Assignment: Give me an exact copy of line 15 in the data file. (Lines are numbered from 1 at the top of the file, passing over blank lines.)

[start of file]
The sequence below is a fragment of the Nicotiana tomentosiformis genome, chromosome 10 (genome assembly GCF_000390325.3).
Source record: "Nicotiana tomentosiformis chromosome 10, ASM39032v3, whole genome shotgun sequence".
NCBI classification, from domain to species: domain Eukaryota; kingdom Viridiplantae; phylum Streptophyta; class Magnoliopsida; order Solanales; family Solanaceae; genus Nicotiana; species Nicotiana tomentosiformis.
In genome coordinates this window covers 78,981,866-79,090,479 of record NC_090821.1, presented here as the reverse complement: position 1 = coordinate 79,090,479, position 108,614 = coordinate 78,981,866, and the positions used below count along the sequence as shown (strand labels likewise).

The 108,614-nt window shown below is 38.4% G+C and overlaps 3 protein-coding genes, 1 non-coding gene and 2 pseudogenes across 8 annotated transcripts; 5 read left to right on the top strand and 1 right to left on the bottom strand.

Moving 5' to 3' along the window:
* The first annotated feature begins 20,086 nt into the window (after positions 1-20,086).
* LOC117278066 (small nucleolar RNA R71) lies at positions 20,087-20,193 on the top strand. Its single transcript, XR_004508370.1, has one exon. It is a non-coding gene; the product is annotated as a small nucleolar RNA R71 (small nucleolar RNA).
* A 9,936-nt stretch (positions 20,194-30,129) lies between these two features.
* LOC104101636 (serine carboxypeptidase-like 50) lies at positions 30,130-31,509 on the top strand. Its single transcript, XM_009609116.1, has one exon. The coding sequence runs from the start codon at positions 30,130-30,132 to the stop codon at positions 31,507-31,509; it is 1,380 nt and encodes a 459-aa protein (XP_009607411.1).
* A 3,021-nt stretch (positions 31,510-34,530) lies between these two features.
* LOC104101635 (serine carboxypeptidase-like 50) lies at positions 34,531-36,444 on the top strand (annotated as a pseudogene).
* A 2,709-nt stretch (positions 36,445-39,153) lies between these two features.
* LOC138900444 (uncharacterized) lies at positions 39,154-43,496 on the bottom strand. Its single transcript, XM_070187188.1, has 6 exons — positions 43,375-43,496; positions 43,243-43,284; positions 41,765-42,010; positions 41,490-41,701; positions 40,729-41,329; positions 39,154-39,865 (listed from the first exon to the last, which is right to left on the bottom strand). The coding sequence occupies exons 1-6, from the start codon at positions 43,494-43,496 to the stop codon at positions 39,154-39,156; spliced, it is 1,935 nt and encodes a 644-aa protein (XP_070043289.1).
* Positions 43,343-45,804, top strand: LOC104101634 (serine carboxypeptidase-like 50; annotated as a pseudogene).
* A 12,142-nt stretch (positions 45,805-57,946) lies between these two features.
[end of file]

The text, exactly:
* Positions 43,343-45,804, top strand: LOC104101634 (serine carboxypeptidase-like 50; annotated as a pseudogene).